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4.2 out of 5 stars
Changeling: Blood Wolf
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1 of 1 people found the following review helpful
Format: PaperbackVine Customer Review of Free Product( What's this? )
Steve Feasey continues his Changeling series with Blood Wolf, the third book focusing on Trey Laporte, a teenage lycanthrope struggling to maintain his humanity and control the beast within. All the while preparing to face his destiny and the evil vampire lord Caliban. Feasey keeps his writing style and series' plot consistent with Blood Wolf, maintaining a teenage read which is just fun to immerse yourself in.

Once upon a time, Trey thought he was the last of his kind. That all changed when he discovered that his foster father (and vampire friend) Lucien kept a secret from him. That he had an Uncle Frank, another werewolf, belonging to a mysterious pack called LG78. Regardless of Lucien's warnings, Trey is determined to find his uncle and learn more about his nature, to better understand and cope with what he is. But Trey is about to learn the hard way that some secrets are best left unearthed.

The previous book, Dark Moon, was a quality fantasy thrill-ride. In Blood Wolf, the author changes gears by making this story more character driven. There are two sub-plots going on here, one is obviously Trey trying to discover more about himself and his past, the other focuses on an unresolved loose end from the previous book.

That loose end is the Necrotroph, a demon under Caliban's control that possesses humans and leaves them dead or insane, and tried to make things difficult for Lucien and his organisation. After Dark Moon, the demon survived a near-death experience and has left a traumatised victim in Phillipa, a normal teenager unfortunately dragged forever into a life of battling the Netherworld.

Now, this sub-plot was something that I disliked in the previous book. It just didn't do anything for me at all. Here in Dark Moon, it's much improved. The Necrotroph itself is something of a redundant bothersome pest, but the circumstances turn Phillipa from a plot device in the previous book, to a well-developed, promising new addition to the main cast. Reading of her internal struggles and experiences, as well as her desire to help and become a stronger person is most welcome indeed, and it also makes for some terrific development for Alexa, who finds a new friend to socialise with and help her deal with her own problems.

The main focus, though, is about Trey. Here, he's thrown into an environment that he isn't really prepared for. And without his friends Lucien, Tom and Alexa to help him, he soon finds out just how much he needs them and how they were trying to protect him. The bitterness of his Uncle Frank, the dark secrets and corruption of LG78, experiencing even greater horrors of his werewolf hereditary and more tragedy that scars the youngster even more, is all terrifically written, and you feel for Trey like never before. It's also a fascinating expansion into Steve Feasey's fantasy world, widening the scope of the saga and giving us more than just the `War against Caliban' saga.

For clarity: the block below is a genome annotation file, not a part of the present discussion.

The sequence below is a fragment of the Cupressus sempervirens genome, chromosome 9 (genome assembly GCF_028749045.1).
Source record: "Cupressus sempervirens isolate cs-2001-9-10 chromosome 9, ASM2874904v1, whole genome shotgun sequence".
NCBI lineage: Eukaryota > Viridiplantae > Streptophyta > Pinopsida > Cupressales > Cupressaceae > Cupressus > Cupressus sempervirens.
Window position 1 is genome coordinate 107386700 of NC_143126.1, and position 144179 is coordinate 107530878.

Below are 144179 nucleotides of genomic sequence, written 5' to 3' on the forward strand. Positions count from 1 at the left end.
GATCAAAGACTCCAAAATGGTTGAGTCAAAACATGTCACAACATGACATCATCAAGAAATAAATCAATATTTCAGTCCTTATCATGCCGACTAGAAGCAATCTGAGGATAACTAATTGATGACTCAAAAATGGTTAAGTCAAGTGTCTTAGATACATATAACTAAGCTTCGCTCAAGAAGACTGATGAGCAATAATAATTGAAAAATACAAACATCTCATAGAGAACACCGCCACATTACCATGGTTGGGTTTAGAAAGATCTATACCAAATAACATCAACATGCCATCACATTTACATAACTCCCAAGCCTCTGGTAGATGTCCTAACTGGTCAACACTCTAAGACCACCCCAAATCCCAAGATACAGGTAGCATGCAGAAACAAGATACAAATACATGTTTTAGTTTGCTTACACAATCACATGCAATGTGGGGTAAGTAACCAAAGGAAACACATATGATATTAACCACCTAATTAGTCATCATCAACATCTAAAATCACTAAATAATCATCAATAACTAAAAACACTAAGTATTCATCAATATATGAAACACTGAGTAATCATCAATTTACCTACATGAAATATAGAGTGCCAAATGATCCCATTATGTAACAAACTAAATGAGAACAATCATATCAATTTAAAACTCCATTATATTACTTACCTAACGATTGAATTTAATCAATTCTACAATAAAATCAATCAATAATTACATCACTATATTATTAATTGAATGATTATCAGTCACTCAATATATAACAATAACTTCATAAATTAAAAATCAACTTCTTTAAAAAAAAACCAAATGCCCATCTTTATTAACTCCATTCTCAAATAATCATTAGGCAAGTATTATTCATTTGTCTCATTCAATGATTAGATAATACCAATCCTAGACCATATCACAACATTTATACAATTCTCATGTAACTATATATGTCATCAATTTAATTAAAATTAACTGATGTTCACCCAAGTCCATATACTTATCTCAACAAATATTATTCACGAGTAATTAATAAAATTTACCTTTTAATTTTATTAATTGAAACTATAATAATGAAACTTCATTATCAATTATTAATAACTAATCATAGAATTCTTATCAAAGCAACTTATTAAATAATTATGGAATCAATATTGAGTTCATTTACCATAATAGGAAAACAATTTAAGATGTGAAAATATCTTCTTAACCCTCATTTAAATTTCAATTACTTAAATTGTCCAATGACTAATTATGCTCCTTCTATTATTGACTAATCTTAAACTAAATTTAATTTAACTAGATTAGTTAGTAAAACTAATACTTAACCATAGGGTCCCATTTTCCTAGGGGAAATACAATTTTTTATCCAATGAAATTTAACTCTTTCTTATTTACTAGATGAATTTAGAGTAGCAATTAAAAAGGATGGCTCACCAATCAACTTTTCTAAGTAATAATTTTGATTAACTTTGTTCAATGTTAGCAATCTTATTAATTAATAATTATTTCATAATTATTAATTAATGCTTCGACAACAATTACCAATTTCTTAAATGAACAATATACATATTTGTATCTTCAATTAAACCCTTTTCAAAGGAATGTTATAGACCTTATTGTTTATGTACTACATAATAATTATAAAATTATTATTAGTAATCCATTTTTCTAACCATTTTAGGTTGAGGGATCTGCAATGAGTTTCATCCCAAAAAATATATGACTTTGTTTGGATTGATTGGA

Feasey has also shown improvement in his writing style as well. There's much less `drifting off' here than there was in Dark Moon, the story flows and reads better, there's not as many bothersome text passages, and there's still plenty of emotion to be found in the characters and story itself. There's also some more delightful development for Lucien (who finds himself struggling to deal with a darkness he thought he'd conquered long ago), a real heart-wrenching finale and gripping conclusion that will make the reader check out more, and plenty of good thrills and shocks along the way.

Like its prequels, Blood Wolf is fun and accessible, with content that is handled and written very well for teenagers. Again, events in the first two books are recapped only when necessary and don't bog down the pace of current events. Maybe it's not essential reading, but the Changeling series is certainly worthy of your time. Like Dark Moon, I recommend Blood Wolf, and eagerly anticipate the next book.
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1 of 1 people found the following review helpful
Format: PaperbackVine Customer Review of Free Product( What's this? )
I was disappointed with the sloppy editing in the predecessor book, Changeling: Dark Moon, but I am pleased to say that Macmillan were tighter with this book and there aren't the glaring technical errors.

As a book this is fine teen fodder - and of course that is who it is aimed at. For an adult it is perhaps still a little too simplistic but Feasey has started adding in peril both to his main characters safety and morality that one hopes he will take to perhaps a darker and unexpected place in upcoming series. It doesn't quite happen here, even cliffhanger moments feel like they may well be resolved all too easily, but it is perhaps moving towards the nuances I mentioned in my review of the previous volume.

An improvement on dark moon and I can see the series may build itself into something very worthwhile eventually.
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VINE VOICEon 7 April 2013
Format: PaperbackVine Customer Review of Free Product( What's this? )
The last full-blooded werewolf travels out to Canada to meet his last living relative, finding a blind old man and a bloodthirsty pack with whom he can belong. Meanwhile, his band of friends in England fight to save a young girl from the demon that destroyed her father. "Changeling: Blood Wolf" is a book catering to the young male audience not enamoured by the implied soppiness of the "Twilight" books, Steve Feasey emphasizing the violence and other-worldly themes of his story whereas Stephenie Meyer preoccupies herself with romance. "Changeling: Blood Wolf" is akin to the Darren Shan series; it's a predictable men-and-monsters novel that spends too much time pandering to its audience rather than challenging them, revelling in clunky dialogue and awkward exposition whether focusing on the exploits of its vampire-led group of characters or those of its lead Trey, whose encounter with a bad Stephen King villain may be the most entertaining portion of the book but one that reveals Feasey's chronic unoriginality all the same. It's the book's more entertaining passages (such as the blood-drenched conclusion to Trey's story, another character's encounter with the demon world, a vampire's battle with his murderous impulses) that threaten to redeem it from Feasey's mostly bad writing and that probably makes it ideal for teen boys and girls who cherish titillation more than depth. Readers hoping that the book might ever grow into something more than a skin-deep exercise in borrowed themes and long-in-the-tooth ideas will be sorely disappointed. Even when it comes to shallow-but-fun reads, "Changeling"'s excessive length makes it immediately inferior to the concise, often hysterical books of R.L. Stine. Overall, "Changeling: Blood Wolf" is a simple but harmless entry into a series that won't be remembered in the future.